The Bloomer Costume

WOMENSENEWS)–They came to Syracuse, N.Y., in September 1852 as a movement gathering steam: Two thousand people crowded into the city hall, electing Lucretia Mott to preside, a force in motion since the meeting that started the movement in Seneca Falls four years before. Elizabeth Cady Stanton, awaiting the birth of her fifth child, sent a letter urging women to refuse to pay taxes until they had representation in the government, advocating equal education for girls and boys and naming religious institutions as “our most violent enemies” for opposing any change in women’s status. Susan B. Anthony, then a temperance movement worker, and Matilda Joslyn Gage were in attendance at their first women’s rights event.

One of the most provocative subjects proved to be clothing. Several speakers wore elegant evening costumes with their necks and arms daringly exposed. Quakers like Mott and Anthony wore simple dresses. Many attendees came clad in what was becoming known as the “Bloomer Costume,” after Amelia Bloomer, the dress reformer who promoted loose-fitting attire that did cover necks and arms but consisted of a tunic and–even more daringly–trousers.

Opponents of women’s rights focused on the clothes. One minister rose to denounce the “infidel” assembly, which represented “the loss of true female delicacy.” He warned that the nation was in danger of becoming one of “social, civil and political hermaphrodites!” Mott called the reverend out of order and the audience shouted for him to “shut up” and “sit down.”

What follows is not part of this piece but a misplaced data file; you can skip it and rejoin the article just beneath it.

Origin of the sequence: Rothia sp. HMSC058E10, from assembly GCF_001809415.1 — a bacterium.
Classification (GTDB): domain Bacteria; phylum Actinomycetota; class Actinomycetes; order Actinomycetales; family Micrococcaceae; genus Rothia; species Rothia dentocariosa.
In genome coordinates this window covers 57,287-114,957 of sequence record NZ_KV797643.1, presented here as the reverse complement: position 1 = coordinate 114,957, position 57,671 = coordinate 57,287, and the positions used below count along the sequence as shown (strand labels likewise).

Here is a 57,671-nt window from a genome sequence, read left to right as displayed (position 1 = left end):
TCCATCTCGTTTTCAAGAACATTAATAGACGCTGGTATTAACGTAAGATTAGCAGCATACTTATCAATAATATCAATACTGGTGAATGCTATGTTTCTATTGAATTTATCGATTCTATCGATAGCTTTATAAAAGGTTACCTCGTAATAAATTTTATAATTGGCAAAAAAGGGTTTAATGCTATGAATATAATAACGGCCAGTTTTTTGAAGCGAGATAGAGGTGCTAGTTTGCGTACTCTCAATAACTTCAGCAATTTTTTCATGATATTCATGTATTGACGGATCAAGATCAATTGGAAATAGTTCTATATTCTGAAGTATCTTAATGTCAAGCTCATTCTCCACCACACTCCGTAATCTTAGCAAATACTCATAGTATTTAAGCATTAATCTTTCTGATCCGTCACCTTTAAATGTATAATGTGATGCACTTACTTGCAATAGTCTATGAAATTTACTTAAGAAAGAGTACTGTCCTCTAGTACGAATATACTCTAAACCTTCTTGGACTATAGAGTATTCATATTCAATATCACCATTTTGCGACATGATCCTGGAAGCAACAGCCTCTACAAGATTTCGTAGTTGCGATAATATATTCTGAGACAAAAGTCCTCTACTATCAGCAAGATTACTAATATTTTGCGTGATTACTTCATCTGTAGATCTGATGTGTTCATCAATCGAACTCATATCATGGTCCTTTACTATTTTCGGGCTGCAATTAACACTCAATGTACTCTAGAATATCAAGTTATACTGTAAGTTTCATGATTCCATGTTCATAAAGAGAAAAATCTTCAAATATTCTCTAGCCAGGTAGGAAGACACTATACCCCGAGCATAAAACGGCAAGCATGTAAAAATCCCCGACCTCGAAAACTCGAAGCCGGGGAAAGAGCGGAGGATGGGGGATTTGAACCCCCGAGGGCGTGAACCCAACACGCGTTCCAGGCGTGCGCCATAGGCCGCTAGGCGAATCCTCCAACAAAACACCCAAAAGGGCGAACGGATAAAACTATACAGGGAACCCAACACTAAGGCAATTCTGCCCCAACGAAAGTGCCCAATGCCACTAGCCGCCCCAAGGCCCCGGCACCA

When Congregational minister Rev. Sunderland kept the outrage going by telling his parishioners that it was against God’s will for women to adopt men’s clothing, Gage took him on, with her characteristic wit, passion and erudition. Writing sarcastically in the local newspaper that men who shave their beards violate scripture and “are intruding on woman’s sphere and deserve to be punished,” she also pointed out that God had clothed Adam and Eve in identical furs after the fall.

This verbal battle continued for months, with supporters writing that Gage “had him fast.” Teasing aside, Gage’s point was an attack on the concept of authority itself: “Persons who will not accept an opinion unless propagated by their party or some great man would have rejected Christ had they lived when he was on earth.”

Thus began the ongoing debate over the politics of women’s clothing. But this was the beginning, too, of Gage’s and Stanton’s focus on religious institutions as major oppressors of women, a focus later censored as the movement became more popular and its goal, well into the 20th century, narrowed to winning the vote.

Louise Bernikow is the author of seven books and numerous magazine articles. She travels to campuses and community groups with a lecture and slide show about activism called “The Shoulders We Stand On: Women as Agents of Change.” She can be reached at [email protected].

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For more information:

National Park Service, Women’s Rights Conventions:

Matilda Joslyn Gage Foundation:

“Back In Bloomers: Filmmakers Pedal Sports History”:

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